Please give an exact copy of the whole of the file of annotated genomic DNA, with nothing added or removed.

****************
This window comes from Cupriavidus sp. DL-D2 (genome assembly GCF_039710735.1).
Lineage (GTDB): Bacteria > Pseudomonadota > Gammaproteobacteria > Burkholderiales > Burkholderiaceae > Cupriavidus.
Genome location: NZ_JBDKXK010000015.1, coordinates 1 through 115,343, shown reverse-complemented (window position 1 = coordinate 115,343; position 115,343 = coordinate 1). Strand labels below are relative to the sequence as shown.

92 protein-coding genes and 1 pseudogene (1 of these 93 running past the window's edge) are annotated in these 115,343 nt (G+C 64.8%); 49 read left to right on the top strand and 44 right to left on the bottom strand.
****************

This window comes from Cupriavidus sp. DL-D2 (genome assembly GCF_039710735.1).
Lineage (GTDB): Bacteria > Pseudomonadota > Gammaproteobacteria > Burkholderiales > Burkholderiaceae > Cupriavidus.
Genome location: NZ_JBDKXK010000015.1, coordinates 1 through 115,343, shown reverse-complemented (window position 1 = coordinate 115,343; position 115,343 = coordinate 1). Strand labels below are relative to the sequence as shown.

92 protein-coding genes and 1 pseudogene (1 of these 93 running past the window's edge) are annotated in these 115,343 nt (G+C 64.8%); 49 read left to right on the top strand and 44 right to left on the bottom strand.